I didn’t know it at the time, but the Seattle club flew my wife and the oldest of our four kids from North Carolina for the game. I didn’t know it until after the game, when I looked into the stands and saw them there.

The guys scored some runs early for me (a five-run third) and they held up. I wanted to go nine innings and Rene Lacheman, our manager, wanted me to go nine. Bill Caudill was our closer and he was ready if need be in the ninth inning, but luckily we had got some runs early and we didn’t need him.

The crowd was really into it going into the ninth inning. We were leading 7-1 going into the eighth, but Ken Griffey Sr. hit a two-run home run after hitting a ball that stopped in front home plate. The third-base umpire said it was a foul ball, although it really wasn’t, and Griffey hit the next pitch for a home run.

We were still ahead by four runs going into the ninth and I knew that if I went 1-2-3, the last hitter would be Willie Randolph. I remembered him from when he played for Pittsburgh – a good hitter. I didn’t want him to get on base and have their big guys coming up. I got him out on a grounder (to second baseman Jose Cruz) to end the game.

We all had champagne afterwards. It was a lot of fun and Bud called a great game. He also got two hits and drove in the run that gave us the lead. The next day, a bubble-gum company had a photographer there and I told him he needed to get a picture of this guy – our third-string catcher. Bud was a big part of this. We got a picture of the two of us and it came out real good.

The feeling back then was that if you won 300 games, or got 3,000 hits, you were pretty much assured of getting into the Hall of Fame. So getting 300 wins was very important to m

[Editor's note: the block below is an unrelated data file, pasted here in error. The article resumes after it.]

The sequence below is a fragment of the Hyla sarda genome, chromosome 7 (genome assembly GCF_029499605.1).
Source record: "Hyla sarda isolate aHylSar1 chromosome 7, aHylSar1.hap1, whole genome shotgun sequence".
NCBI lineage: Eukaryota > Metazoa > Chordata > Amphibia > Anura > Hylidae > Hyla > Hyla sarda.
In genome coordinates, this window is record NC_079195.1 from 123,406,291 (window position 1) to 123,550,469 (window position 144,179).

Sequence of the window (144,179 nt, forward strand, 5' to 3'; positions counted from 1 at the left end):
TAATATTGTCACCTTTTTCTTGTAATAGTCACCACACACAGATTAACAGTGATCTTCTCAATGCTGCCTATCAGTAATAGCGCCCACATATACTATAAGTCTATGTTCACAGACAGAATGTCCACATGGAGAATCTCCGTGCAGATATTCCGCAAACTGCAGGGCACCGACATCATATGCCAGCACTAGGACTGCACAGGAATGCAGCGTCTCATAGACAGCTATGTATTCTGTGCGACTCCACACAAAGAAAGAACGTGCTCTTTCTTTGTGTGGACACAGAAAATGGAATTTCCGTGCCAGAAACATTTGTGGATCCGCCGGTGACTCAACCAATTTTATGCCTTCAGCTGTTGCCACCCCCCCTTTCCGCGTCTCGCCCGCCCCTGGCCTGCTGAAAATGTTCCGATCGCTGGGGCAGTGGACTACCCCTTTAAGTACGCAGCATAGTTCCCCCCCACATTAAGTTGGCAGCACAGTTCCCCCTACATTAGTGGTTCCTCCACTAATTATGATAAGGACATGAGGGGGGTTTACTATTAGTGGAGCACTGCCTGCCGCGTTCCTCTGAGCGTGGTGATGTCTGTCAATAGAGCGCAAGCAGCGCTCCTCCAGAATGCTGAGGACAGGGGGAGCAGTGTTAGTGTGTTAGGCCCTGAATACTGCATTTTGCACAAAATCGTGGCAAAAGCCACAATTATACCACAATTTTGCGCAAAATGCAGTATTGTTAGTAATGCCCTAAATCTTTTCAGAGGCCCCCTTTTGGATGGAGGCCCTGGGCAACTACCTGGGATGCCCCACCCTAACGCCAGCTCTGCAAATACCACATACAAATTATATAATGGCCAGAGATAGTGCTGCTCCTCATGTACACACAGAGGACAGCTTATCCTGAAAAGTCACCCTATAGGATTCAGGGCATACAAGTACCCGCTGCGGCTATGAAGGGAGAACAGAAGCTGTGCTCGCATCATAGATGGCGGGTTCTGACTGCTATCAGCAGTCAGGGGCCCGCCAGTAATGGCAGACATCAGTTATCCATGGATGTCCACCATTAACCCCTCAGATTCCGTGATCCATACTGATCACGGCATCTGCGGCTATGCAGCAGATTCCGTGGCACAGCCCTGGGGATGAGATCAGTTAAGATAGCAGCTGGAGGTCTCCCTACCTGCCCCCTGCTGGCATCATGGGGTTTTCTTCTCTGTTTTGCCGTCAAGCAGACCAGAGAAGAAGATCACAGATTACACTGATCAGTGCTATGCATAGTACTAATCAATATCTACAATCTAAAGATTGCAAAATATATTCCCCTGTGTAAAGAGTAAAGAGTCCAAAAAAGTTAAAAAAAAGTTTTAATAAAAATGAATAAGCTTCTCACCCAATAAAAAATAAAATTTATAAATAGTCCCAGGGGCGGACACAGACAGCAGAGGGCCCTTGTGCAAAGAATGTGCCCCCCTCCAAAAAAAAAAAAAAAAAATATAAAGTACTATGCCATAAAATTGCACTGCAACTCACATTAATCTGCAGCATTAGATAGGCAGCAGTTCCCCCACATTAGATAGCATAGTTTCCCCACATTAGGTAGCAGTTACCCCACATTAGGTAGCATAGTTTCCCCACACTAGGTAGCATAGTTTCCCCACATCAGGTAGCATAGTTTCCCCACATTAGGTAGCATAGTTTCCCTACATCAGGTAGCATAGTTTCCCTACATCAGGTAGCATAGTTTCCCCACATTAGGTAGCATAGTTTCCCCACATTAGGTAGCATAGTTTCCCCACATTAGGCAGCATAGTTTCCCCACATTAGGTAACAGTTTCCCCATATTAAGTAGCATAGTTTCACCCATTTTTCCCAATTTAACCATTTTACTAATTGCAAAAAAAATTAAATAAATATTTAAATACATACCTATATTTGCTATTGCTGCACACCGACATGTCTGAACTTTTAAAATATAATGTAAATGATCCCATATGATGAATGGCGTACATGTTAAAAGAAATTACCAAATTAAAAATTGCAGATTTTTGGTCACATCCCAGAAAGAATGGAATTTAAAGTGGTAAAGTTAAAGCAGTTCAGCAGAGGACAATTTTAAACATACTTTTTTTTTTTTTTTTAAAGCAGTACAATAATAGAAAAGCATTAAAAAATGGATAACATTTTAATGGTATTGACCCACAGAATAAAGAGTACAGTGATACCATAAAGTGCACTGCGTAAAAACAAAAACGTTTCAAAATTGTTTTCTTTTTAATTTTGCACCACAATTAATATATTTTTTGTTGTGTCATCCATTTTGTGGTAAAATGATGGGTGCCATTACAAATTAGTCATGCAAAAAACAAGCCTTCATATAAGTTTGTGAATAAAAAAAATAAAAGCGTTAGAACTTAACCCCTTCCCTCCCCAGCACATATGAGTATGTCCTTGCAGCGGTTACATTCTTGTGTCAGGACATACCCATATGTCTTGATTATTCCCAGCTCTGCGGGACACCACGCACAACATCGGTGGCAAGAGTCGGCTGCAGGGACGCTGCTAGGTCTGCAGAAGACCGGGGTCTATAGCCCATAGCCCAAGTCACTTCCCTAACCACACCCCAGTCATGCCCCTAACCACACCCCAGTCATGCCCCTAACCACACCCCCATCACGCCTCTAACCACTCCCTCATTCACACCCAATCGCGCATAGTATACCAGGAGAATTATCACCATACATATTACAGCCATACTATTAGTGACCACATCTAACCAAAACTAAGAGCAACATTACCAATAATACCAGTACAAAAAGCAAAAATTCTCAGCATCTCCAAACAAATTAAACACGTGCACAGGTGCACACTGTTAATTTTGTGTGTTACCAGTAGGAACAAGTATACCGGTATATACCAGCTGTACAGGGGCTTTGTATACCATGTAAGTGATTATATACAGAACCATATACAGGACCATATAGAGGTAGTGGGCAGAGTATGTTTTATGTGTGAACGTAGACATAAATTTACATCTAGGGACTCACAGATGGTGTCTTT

(Jim Street covered the Mariners for the Seattle Post-Intelligencer from 1986-98 and from 2001-10.)




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Jim Street

Jim’s 40-year sportswriting career started with the San Jose Mercury-News in 1970 and ended on a full-time basis on October 31, 2010 following a 10-year stint with He grew up in Dorris, Calif., several long drives from the nearest golf course. His first tee shot was a week before being inducted into the Army in 1968. Upon his return from Vietnam, where he was a war correspondent for the 9th Infantry Division, Jim took up golf semi-seriously while working for the Mercury-News and covered numerous tournaments, including the U.S. Open in 1982, when Tom Watson made the shot of his life on the 17th hole at Pebble Beach. Jim also covered several Bing Crosby Pro-Am tournaments, the women’s U.S. Open, and other golfing events in the San Francisco area. He has a 17-handicap, made his first and only hole-in-one on March 12, 2018 at Sand Point Country Club in Seattle and witnessed the first round Ken Griffey Jr. ever played – at Arizona State during Spring Training in 1990. Pebble Beach Golf Links, the Kapalua Plantation Course, Pinehurst No. 2, Spyglass Hill, Winged Foot, Torrey Pines, Medinah, Chambers Bay, North Berwick, Gleneagles and Castle Stuart in Scotland, and numerous gems in Hawaii are among the courses he has had the pleasure of playing. Hitting the ball down the middle of the fairway is not a strong part of Jim’s game, but he is known (in his own mind) as the best putter not on tour. Most of Jim’s writing career was spent covering Major League Baseball, a tenure that started with the Oakland Athletics, who won 101 games in 1971, and ended with the Seattle Mariners, who lost 101 games in 2010. Symmetry is a wonderful thing. He currently lives in Seattle and has an 8-year-old grandson, Andrew, who is the club's current junior champion at his home course (Oakmont CC) in Glendale, Calif.